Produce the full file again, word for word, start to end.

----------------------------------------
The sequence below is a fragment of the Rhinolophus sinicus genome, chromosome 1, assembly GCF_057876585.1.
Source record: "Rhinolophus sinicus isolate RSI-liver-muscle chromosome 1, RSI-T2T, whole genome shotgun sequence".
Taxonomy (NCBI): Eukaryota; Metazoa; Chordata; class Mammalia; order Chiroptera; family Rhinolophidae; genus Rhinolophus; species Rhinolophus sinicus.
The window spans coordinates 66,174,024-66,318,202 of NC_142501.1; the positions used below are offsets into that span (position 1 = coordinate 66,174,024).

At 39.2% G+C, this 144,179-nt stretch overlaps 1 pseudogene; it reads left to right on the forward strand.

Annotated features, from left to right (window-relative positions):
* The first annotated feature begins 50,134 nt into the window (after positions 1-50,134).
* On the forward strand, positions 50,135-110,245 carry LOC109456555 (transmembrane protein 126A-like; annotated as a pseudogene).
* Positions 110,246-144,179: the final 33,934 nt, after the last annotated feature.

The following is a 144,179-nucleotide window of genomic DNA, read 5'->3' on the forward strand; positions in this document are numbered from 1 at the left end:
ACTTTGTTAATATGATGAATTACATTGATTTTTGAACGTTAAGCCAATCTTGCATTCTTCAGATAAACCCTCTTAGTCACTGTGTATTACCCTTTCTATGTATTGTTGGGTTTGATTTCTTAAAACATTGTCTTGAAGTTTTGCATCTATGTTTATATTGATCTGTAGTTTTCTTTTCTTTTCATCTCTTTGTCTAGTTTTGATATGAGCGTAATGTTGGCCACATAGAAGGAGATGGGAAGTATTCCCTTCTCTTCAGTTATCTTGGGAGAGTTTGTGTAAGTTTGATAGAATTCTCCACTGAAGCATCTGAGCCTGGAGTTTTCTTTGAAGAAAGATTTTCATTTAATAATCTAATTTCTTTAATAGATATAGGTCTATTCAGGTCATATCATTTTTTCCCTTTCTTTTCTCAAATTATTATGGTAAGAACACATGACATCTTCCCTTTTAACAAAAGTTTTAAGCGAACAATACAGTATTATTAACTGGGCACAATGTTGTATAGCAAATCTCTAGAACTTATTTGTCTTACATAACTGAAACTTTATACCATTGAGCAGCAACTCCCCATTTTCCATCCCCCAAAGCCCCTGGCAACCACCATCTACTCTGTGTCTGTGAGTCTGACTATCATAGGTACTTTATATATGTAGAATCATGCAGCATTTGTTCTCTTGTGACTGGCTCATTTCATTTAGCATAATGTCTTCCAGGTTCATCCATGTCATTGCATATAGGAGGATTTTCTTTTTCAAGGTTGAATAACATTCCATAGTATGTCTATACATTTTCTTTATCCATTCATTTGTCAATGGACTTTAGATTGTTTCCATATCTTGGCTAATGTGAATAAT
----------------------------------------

The sequence below is a fragment of the Rhinolophus sinicus genome, chromosome 1, assembly GCF_057876585.1.
Source record: "Rhinolophus sinicus isolate RSI-liver-muscle chromosome 1, RSI-T2T, whole genome shotgun sequence".
Taxonomy (NCBI): Eukaryota; Metazoa; Chordata; class Mammalia; order Chiroptera; family Rhinolophidae; genus Rhinolophus; species Rhinolophus sinicus.
The window spans coordinates 66,174,024-66,318,202 of NC_142501.1; the positions used below are offsets into that span (position 1 = coordinate 66,174,024).

At 39.2% G+C, this 144,179-nt stretch overlaps 1 pseudogene; it reads left to right on the forward strand.

Annotated features, from left to right (window-relative positions):
* The first annotated feature begins 50,134 nt into the window (after positions 1-50,134).
* On the forward strand, positions 50,135-110,245 carry LOC109456555 (transmembrane protein 126A-like; annotated as a pseudogene).
* Positions 110,246-144,179: the final 33,934 nt, after the last annotated feature.

The following is a 144,179-nucleotide window of genomic DNA, read 5'->3' on the forward strand; positions in this document are numbered from 1 at the left end:
ACTTTGTTAATATGATGAATTACATTGATTTTTGAACGTTAAGCCAATCTTGCATTCTTCAGATAAACCCTCTTAGTCACTGTGTATTACCCTTTCTATGTATTGTTGGGTTTGATTTCTTAAAACATTGTCTTGAAGTTTTGCATCTATGTTTATATTGATCTGTAGTTTTCTTTTCTTTTCATCTCTTTGTCTAGTTTTGATATGAGCGTAATGTTGGCCACATAGAAGGAGATGGGAAGTATTCCCTTCTCTTCAGTTATCTTGGGAGAGTTTGTGTAAGTTTGATAGAATTCTCCACTGAAGCATCTGAGCCTGGAGTTTTCTTTGAAGAAAGATTTTCATTTAATAATCTAATTTCTTTAATAGATATAGGTCTATTCAGGTCATATCATTTTTTCCCTTTCTTTTCTCAAATTATTATGGTAAGAACACATGACATCTTCCCTTTTAACAAAAGTTTTAAGCGAACAATACAGTATTATTAACTGGGCACAATGTTGTATAGCAAATCTCTAGAACTTATTTGTCTTACATAACTGAAACTTTATACCATTGAGCAGCAACTCCCCATTTTCCATCCCCCAAAGCCCCTGGCAACCACCATCTACTCTGTGTCTGTGAGTCTGACTATCATAGGTACTTTATATATGTAGAATCATGCAGCATTTGTTCTCTTGTGACTGGCTCATTTCATTTAGCATAATGTCTTCCAGGTTCATCCATGTCATTGCATATAGGAGGATTTTCTTTTTCAAGGTTGAATAACATTCCATAGTATGTCTATACATTTTCTTTATCCATTCATTTGTCAATGGACTTTAGATTGTTTCCATATCTTGGCTAATGTGAATAAT